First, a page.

The Rashba says that the bread receives its classification at the time of baking, because this is the form in which Chazal defined the gezeirah (decree). So if the bread was made by a palter, it receives the status of pas palter and keeps this status going forward. The Ra'ah holds that the bread goes after the situation that you find yourself in right now. The Ra'ah holds that the reason for the gezeirah of pas akum was to prevent inappropriate kiruv hada'as (friendly bonding). So it doesn't matter who made the bread; it matters who is giving it to you right now. If he is a baal habayis then there is kiruv hada'as, and the bread would be called pas baal habayis.
Let's examine how the Shulchan Aruch decides between these two opinions
In Y.D. 112:3 the Shulchan Aruch says: "There are those who say that if a non-Jewish palter invites a Jew to his house, his bread is regarded as pas baal habayis."
Given what we said above the Shulchan Aruch must be paskening (ruling) like the Ra'ah.
However, in Y.D. 112:7, the Shulchan Aruch says: "Pas baal habayis is always forbidden, even if a palter bought it from him, and even if the palter sent the bread to the Jew's house... Pas palter is always permissible, even if a baal habayis bought it from him...because when they created this gezeirah, they did not go after the one who has the bread now, but rather after the one who had the bread at the time of baking."
Clearly the Shulchan Aruch is paskening like the Rashba here.
So there is an apparent contradiction between how the Shulchan Aruch paskens in 112:3 and 112:7. How do we reconcile these two contradictory statements?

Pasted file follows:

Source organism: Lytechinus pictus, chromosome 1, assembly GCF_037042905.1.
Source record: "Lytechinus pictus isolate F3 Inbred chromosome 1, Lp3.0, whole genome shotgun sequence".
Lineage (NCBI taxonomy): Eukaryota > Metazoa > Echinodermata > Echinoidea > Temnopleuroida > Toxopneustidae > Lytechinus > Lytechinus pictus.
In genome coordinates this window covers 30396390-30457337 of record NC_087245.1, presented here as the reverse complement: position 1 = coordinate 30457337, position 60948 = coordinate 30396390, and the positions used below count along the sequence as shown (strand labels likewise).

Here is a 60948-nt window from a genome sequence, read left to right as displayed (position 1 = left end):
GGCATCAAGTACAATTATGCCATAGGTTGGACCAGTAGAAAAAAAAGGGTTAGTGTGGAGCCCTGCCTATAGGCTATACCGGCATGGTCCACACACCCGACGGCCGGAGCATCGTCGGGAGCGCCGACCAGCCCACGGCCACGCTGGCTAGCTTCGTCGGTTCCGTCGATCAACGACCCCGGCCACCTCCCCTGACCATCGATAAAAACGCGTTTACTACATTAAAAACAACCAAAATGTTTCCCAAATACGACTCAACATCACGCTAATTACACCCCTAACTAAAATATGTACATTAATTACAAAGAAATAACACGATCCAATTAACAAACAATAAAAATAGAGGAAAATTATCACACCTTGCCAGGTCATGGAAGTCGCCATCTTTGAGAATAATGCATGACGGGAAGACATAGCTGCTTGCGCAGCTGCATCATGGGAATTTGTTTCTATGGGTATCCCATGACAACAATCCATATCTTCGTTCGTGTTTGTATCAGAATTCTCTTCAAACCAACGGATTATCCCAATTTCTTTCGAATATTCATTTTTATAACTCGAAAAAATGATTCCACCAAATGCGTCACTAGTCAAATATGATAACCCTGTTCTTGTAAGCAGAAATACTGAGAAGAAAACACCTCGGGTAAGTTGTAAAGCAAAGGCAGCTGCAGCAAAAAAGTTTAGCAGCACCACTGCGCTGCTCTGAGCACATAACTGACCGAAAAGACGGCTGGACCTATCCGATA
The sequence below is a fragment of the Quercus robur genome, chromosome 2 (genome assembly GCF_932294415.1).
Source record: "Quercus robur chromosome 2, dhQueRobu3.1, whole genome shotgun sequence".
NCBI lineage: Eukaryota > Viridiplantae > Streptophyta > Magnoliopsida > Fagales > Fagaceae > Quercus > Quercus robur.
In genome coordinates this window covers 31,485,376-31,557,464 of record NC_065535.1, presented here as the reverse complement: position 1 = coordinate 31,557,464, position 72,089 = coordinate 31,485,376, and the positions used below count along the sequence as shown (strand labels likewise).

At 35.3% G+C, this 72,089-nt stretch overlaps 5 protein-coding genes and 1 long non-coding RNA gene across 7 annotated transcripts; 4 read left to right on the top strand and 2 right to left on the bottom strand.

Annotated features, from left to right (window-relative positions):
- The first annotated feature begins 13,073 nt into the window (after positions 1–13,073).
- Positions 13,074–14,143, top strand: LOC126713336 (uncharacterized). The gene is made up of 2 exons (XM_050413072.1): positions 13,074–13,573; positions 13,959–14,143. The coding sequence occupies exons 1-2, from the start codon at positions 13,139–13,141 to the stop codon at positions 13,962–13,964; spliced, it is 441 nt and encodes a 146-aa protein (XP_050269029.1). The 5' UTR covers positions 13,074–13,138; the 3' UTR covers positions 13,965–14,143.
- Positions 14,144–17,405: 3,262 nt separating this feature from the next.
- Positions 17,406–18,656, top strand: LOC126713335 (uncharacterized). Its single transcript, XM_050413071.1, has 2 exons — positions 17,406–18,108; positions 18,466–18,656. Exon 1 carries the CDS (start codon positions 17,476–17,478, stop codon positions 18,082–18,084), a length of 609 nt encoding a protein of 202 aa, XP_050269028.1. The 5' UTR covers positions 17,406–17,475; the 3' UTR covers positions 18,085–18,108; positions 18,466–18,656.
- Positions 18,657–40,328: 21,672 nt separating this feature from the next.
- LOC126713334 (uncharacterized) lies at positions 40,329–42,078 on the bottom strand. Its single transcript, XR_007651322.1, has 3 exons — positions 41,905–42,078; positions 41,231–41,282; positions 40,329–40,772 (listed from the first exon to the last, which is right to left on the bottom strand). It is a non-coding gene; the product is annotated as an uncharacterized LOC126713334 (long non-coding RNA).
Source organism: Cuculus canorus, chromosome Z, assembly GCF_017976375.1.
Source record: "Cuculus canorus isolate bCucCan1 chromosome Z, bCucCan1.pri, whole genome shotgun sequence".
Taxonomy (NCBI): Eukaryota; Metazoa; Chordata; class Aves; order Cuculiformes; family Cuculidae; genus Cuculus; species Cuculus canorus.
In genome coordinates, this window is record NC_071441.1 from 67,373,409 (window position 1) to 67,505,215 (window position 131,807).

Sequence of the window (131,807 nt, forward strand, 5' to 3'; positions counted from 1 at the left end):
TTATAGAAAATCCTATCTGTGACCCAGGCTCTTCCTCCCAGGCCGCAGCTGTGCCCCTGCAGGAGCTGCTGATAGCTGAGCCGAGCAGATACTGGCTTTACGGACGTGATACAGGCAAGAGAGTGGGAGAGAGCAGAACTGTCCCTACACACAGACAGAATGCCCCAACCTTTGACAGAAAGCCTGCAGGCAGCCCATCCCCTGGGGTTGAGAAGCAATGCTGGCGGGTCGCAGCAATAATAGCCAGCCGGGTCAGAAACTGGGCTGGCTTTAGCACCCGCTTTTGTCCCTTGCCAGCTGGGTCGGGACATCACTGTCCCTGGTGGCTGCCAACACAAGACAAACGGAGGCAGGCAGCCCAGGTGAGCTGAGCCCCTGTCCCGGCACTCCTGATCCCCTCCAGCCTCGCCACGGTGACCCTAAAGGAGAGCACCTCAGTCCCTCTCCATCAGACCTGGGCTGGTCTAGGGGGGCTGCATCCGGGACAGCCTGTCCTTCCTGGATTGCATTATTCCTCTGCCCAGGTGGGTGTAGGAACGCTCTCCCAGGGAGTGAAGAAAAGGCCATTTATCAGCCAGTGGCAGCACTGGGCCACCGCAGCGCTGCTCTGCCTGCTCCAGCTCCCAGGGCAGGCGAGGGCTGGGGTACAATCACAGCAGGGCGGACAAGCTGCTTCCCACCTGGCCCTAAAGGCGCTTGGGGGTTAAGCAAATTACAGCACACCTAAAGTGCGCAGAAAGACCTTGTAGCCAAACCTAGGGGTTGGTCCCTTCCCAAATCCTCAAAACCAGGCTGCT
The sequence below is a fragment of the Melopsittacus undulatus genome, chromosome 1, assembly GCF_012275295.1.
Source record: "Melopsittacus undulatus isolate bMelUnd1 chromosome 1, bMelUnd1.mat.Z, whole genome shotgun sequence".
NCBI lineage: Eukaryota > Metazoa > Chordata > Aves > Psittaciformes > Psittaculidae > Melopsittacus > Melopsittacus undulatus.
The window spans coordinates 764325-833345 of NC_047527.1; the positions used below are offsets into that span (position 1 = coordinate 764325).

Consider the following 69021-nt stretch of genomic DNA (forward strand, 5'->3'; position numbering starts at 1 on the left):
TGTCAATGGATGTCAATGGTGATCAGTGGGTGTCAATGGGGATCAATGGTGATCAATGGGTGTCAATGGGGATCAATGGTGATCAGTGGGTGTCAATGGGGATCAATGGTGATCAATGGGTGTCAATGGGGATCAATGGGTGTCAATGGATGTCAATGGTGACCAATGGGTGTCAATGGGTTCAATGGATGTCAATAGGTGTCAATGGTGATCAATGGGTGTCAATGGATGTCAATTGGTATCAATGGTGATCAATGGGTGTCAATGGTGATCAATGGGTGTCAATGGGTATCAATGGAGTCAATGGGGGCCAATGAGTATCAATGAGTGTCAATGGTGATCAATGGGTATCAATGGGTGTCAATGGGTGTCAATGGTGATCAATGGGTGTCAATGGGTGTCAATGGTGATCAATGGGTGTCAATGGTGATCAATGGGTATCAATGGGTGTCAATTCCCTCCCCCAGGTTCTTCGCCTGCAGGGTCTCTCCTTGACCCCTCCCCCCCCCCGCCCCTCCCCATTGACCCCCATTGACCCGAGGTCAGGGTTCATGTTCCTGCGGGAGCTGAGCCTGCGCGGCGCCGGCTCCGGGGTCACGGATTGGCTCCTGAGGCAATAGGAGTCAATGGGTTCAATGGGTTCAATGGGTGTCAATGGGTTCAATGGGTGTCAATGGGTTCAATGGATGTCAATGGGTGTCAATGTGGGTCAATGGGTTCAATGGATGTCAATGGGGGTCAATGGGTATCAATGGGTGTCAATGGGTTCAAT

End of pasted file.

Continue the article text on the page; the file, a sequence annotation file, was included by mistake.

The Shach brings two solutions:
Solution #1. The Shulchan Aruch really paskens like the Rashba, who goes after the baking. He states this clearly in 112:7. The expression he uses in 112:3 is "There are those who say..." which implies that he does not necessarily pasken like this opinion but wants to bring it as a stringency over and above the basic halacha.
There is a difficulty here. If the Shulchan Aruch wanted to bring the two opinions, one as the basic halacha, and one as a stringency, he should have brought them in the same seif (paragraph). Why did he bring them in two separate seifim, and in the reverse order, stating the stringency first and then the basic halacha?
Solution #2. The Shulchan Aruch feels that the two scenarios in 112:3 and 112:7 are qualitatively different. 112:7 is a general case where the pas palter finds its way into a baal habayis' hands and the baal habayis has limited interaction with the Jew. However, in 112:3, where the baal habayis is inviting the Jew into his own home, the Shulchan Aruch sees this as a special scenario where there is a real danger of inappropriate friendly bonding and warrants ruling like the Ra'ah.
So in summary, the Shulchan Aruch paskens that we classify bread by what who owns it at the time of baking. However, there are certain more intimate situations where we need to guard ourselves and be strict like the Ra'ah.
A good Shabbos!